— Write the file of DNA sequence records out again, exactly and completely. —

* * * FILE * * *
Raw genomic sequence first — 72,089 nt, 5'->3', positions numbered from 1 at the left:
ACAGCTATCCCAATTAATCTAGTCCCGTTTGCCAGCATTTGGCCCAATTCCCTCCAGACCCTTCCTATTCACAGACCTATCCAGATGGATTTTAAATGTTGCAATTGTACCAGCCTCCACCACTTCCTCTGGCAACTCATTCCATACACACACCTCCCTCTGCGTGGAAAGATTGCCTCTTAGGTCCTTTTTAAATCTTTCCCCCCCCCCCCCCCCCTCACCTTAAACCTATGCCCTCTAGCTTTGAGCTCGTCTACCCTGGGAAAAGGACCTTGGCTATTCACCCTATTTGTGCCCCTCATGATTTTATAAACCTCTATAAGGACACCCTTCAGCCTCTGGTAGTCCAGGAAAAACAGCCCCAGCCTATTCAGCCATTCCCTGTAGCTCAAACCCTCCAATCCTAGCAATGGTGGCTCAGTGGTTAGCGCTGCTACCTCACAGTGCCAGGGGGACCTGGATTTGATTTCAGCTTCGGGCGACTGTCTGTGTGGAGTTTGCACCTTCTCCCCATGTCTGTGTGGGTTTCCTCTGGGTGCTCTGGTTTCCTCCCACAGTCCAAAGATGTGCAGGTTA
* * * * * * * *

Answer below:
Raw genomic sequence first — 72,089 nt, 5'->3', positions numbered from 1 at the left:
ACAGCTATCCCAATTAATCTAGTCCCGTTTGCCAGCATTTGGCCCAATTCCCTCCAGACCCTTCCTATTCACAGACCTATCCAGATGGATTTTAAATGTTGCAATTGTACCAGCCTCCACCACTTCCTCTGGCAACTCATTCCATACACACACCTCCCTCTGCGTGGAAAGATTGCCTCTTAGGTCCTTTTTAAATCTTTCCCCCCCCCCCCCCCCCTCACCTTAAACCTATGCCCTCTAGCTTTGAGCTCGTCTACCCTGGGAAAAGGACCTTGGCTATTCACCCTATTTGTGCCCCTCATGATTTTATAAACCTCTATAAGGACACCCTTCAGCCTCTGGTAGTCCAGGAAAAACAGCCCCAGCCTATTCAGCCATTCCCTGTAGCTCAAACCCTCCAATCCTAGCAATGGTGGCTCAGTGGTTAGCGCTGCTACCTCACAGTGCCAGGGGGACCTGGATTTGATTTCAGCTTCGGGCGACTGTCTGTGTGGAGTTTGCACCTTCTCCCCATGTCTGTGTGGGTTTCCTCTGGGTGCTCTGGTTTCCTCCCACAGTCCAAAGATGTGCAGGTTA